In sum, these bilinguals have access to multiple alignments as storage devices, depending on the task. Notice that this proposal does not preclude a view in which these bilinguals’ representations are evolving and may include different stages at the representational level or gradient representations. Its goal is to account for why results in the receptive task are partially different from those in the productive task without assuming different grammars for each type of task. The analysis proposed posits the existence of an alignment that is permeable and easy to access and an alternative alignment that is not yet fully integrated (the one with the clitic), and is thus difficult to access. The storing of multiple alignments requires some level of co-activation of elements of different language components in both languages, but does not necessarily involve multiple grammars. This view is compatible with the notion that the production task requires more resources than the receptive task, even among populations considered less heterogeneous than those living in dynamic contact situations (Beatty-Martínez and Dussias 2019; De Bruin 2019; Fricke et al. 2018; Takahesu Tabori et al. 2018). Notice that adult immigrants continue to show evidence of access to the alignment with topicality as central to its information structure component in both tasks.

3.3. Bidirectional Transfer Effects and Alignments

Another set of facts that can be accounted for by positing bilingual alignments as flexible storage units is the existence of bidirectional effects in language contact situations. Bidirectional transfer, defined as evidence of transfer of some aspects of the L1 to the L2 and from the L2 to the L1, has been found mostly in cases of semantic transfer (Pavlenko and Jarvis 2002; Brown and Gulleberg 2011). There are, however, some cases that present evidence of bidirectional transfer that involve phenomena at the interface of syntax and semantics. One such case is that of bidirectional effects in differential object marking (DOM) among Romanian-Spanish bilinguals living in Spain discussed by Lopez-Otero (2019, unpublished manuscript). As is well known, Spanish DOM is sensitive to animacy and definiteness (Aissen 2003; Leonetti 2004, 2008), as shown in (20):
20 La mujer cuida a la 
The  woman takes care  DOM DEF.F.S 
niña [+anim, +def] ]/ (*a)  la  casa. [-anim, +def] 
girl DOM DEF.F.S house 
‘The woman takes care of the girl/ the house.’ 
Like Spanish, Romanian DOM is also sensitive to animacy and definiteness, but optionally (Cornilescu 2000; Dobrovie-Sorin 1994; Mardale 2008). It is mandatory with proper nouns, as well as demonstrative, personal, and relative pronouns. It is triggered by referential stability, understood as the property that a nominal expression has of keeping the same referent (Ciovârnache and Avram 2013; Farkas and Von Heusinger 2003; Mardale 2008; Ticio and Avram 2015; Tigău 2012). As (21) illustrates, a demonstrative pronoun in Romanian must receive DOM, even if it is inanimate.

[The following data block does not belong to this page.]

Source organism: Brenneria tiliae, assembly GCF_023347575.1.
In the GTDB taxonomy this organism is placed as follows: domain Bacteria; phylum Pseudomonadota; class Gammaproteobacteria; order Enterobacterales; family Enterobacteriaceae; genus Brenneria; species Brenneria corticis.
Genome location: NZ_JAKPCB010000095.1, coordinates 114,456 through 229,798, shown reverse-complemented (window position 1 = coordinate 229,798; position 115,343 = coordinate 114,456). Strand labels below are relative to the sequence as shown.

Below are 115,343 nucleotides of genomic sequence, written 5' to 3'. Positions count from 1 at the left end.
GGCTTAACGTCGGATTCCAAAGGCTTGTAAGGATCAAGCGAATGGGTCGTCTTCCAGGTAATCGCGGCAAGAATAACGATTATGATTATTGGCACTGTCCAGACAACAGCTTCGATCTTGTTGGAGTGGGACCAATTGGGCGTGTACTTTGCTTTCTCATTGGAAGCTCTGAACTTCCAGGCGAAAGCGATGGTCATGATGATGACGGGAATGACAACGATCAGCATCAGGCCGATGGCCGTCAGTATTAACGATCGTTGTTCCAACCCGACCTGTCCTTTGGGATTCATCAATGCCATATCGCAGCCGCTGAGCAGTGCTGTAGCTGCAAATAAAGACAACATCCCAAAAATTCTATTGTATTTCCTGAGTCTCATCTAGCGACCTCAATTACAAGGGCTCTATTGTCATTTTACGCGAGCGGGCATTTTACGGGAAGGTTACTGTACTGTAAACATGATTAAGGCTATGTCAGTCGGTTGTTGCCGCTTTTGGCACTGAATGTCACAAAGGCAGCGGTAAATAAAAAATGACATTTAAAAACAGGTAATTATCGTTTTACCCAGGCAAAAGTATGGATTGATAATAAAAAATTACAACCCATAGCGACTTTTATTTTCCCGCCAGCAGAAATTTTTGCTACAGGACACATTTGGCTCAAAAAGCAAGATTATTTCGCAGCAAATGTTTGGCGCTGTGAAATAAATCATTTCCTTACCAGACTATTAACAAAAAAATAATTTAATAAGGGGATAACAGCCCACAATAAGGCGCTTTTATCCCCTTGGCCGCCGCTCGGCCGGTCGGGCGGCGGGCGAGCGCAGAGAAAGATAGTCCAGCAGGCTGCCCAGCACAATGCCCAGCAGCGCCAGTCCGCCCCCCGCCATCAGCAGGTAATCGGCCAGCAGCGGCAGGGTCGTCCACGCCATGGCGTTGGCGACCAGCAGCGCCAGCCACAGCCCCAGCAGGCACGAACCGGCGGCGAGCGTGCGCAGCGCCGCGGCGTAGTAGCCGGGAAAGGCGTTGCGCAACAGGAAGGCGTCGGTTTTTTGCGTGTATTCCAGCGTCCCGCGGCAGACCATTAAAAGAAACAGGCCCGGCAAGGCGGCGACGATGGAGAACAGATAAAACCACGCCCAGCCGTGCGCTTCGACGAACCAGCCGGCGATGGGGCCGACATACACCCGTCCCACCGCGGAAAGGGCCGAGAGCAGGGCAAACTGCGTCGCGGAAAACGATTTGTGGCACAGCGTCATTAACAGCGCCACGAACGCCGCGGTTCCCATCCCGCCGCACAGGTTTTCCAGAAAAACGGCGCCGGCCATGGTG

21 Aceste picturi sunt foarte greu 
These pictures-FEM-NOM are very difficult 
de recunoscut, dar Mihai a recunoscut. 
to recognize, but  Mihai has recognized 
*(pe) aceasta. [-animate, +definite] 
(DOM) this one-FEM-ACC 
‘These paintings are difficult to recognize, but Mihai recognized that one.’ 
A comparison between the Spanish and Romanian alignments of demonstrative pronouns is shown in Figure 8.
Lopez-Otero (2019, unpublished manuscript) found evidence that bilinguals were more likely than monolinguals to produce DOM with inanimate demonstratives in Spanish, despite exhibiting high proficiency in Spanish. This type of production was positively correlated with the amount of Romanian spoken daily (p = 0.02) and negatively correlated with their level of education. At the same time, this group of bilinguals showed some acceptance of sentences lacking DOM with inanimate demonstratives in Romanian, although production data did not show such evidence. These results seem to be indicative of some form of “transfer” from Romanian into Spanish evidenced in the production task, and from Spanish into Romanian in the receptive task. How can this type of variability be accounted for? I propose that alignments accessed for production in Spanish are affected by frequent activation of the referential feature as stored in Romanian alignments in these successive bilinguals. This explains the positive correlation with the amount of Romanian spoken daily. The bilingual Spanish alignment has referential stability as a relevant feature, as shown in Figure 9a. On the other hand, alignments accessed for acceptability judgments in Romanian show evidence of permeability in the higher ranking of animacy over referential stability, as is the case in Spanish alignments. The relevant bilingual alignments are shown in Figure 9.
The fact that acceptability judgments are not categorical can be better accounted for if one considers the frequent activation of Spanish in these bilinguals’ daily life in Spain. If one views alignments as permeable storage devices, these facts become less puzzling. In other words, mismatches between production and comprehension data may not necessarily be evidence of multiple grammars, but rather of activation effects that operate on alignments as storage units.